IELTS: Nigerians are Questioning Why They have to Prove They Can Speak English ㅡ Every Two Years

Afees Agboola is no stranger to speaking the English language, and that is an understatement. He started teaching the language as far back as 2006 during his teaching practice as a student in the college of education. In 2012, he was admitted to the University of Ilorin where he studied Primary Education and minored in English.

As a sophomore, he conducted tutorials for all levels of students including those in their fourth year. He continued teaching English and Literature at various primary and secondary schools during and after his service year. In short, Agboola has over 11 years of not only tutoring others in English but also preparing people for foreign proficiency tests.

So imagine his surprise the first time he learnt that to qualify for a study programme abroad, he has to pay heavily to write the International English Language Testing System (IELTS) examination or its equivalents.

“I have been speaking English for ages and I have been a teacher of English for years, so why do I have to write another English proficiency examination to prove that I can use the language fluently?” Agboola expresses his disappointment to The ICIR.

Statistics show that millions of Nigerians currently live in the diaspora and millions more are eager to join them. There are about 350,000 documented Nigerian migrants in the United States as of 2017, 390,000 in Europe, over 88,000 in Italy, and over 42,000 in Canada.

Seventy-four per cent of those back home would move to another country if they had the means, according to a 2018 study by the Pew Research Centre. Of these, 45 per cent said they plan to move within the next five years — “by far the highest share of any country surveyed”.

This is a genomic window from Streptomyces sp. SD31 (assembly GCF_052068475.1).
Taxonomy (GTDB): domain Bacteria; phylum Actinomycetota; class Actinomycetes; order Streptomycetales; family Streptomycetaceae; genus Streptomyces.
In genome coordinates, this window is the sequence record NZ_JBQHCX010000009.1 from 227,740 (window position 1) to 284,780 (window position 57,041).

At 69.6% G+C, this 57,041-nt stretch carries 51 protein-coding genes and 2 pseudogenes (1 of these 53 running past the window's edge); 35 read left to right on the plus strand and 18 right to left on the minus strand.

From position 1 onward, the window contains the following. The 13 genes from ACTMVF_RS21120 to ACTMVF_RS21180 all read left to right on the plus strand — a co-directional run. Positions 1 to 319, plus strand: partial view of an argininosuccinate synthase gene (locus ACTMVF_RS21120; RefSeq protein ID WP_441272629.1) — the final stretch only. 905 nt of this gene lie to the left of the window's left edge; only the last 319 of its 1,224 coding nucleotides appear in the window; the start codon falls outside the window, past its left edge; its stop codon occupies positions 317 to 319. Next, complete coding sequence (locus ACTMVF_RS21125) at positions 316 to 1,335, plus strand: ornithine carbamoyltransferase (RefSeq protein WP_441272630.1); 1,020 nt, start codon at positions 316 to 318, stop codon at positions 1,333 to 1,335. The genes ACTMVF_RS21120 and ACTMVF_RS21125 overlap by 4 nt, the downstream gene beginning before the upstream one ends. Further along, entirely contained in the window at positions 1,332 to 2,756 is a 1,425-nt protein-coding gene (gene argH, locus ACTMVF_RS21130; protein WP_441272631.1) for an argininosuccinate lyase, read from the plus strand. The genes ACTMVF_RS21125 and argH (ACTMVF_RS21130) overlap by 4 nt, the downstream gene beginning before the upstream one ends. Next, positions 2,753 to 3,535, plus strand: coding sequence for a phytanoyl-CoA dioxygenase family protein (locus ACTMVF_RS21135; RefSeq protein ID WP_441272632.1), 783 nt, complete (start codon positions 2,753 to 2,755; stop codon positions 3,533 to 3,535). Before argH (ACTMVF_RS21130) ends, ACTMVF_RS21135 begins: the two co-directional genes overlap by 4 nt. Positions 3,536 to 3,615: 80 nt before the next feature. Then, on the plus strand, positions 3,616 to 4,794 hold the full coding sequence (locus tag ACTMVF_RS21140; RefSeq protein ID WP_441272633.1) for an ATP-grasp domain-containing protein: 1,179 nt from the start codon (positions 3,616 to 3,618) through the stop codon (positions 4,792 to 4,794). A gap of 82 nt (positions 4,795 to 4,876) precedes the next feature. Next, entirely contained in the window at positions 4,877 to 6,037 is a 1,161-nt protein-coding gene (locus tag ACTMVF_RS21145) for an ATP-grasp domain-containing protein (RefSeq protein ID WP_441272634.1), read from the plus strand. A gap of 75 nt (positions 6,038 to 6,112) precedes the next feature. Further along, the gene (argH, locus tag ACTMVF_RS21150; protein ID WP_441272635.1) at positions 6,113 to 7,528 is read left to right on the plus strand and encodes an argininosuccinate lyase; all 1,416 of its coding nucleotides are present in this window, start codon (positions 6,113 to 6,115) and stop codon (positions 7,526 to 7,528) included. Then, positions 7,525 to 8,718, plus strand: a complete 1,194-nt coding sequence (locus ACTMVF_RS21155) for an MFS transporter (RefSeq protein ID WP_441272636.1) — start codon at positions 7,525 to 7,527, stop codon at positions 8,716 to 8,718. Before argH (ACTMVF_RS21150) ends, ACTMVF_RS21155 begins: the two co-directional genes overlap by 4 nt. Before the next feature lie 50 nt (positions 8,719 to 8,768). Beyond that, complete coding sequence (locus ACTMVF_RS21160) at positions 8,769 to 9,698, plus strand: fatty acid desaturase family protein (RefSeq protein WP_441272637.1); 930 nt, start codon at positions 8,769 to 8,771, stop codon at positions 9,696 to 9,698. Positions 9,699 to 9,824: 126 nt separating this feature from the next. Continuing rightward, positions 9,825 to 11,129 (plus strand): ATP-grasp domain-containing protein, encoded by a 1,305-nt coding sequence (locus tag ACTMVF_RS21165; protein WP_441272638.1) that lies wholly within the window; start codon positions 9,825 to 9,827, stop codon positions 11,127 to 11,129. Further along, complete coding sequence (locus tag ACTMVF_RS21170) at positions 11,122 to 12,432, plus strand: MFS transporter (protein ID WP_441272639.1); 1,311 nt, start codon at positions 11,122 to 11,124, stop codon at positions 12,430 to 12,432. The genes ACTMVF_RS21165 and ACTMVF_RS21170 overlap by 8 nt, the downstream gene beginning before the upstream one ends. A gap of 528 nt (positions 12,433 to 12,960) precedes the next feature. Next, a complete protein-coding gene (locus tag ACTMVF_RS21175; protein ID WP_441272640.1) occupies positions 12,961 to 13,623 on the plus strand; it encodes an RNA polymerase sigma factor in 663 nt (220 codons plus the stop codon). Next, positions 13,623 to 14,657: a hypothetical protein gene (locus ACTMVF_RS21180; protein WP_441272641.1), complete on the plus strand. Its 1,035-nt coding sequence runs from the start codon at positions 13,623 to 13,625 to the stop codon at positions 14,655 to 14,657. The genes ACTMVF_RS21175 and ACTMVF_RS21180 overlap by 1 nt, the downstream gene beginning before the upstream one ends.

But travelling to countries especially in the global North, whether for education, work, or resettlement, requires a lot — oftentimes including writing English proficiency tests such as IELTS or TOEFL (Test of English as a Foreign Language).

Established in 1989, IELTS has been jointly managed by the British Council, International Development Programme (IDP) Australia, and the University of Cambridge English Language Assessment. It is administered mostly on non-native English speakers and recognised by over 10,000 organisations and governments in more than 140 countries.

How much English is English enough?

The British Council states that IELTS test results provide evidence of English language skills in most countries where it is the main language. But one big grouse many have with the initiative is: English is also the main language in Nigeria.

Having been a colony of Great Britain for nearly eight decades, it is both the country’s lingua franca and language of instruction in schools — even, some observe, to the detriment of native languages.

Nigeria’s history as an anglophone country is reflected in the people’s generally good grasp of the language. The country is ranked third-best in Africa and 29th best in the world by the 2019 EF English Proficiency Index. Also, out of over 140 countries who wrote the General IELTS in 2018, Nigerians had the sixth-best performance on average.

“Most of our systems have been set up in the English language. In fact, we even learn our own indigenous languages in secondary schools as electives,” observes Ebenezar Wikina, a development practitioner and editor of NDLink. “We have pretty much learnt English all our lives; so why then do I need to prove to you that I can speak it if we can communicate via email and you understand what I am saying?”

The Harvard-trained journalist had, in January, applied for a programme at Nexford University, an online institution based in the US, which then told him it needed to verify his English proficiency. He says he has never written the IELTS and just doesn’t bother putting in for opportunities that require it.


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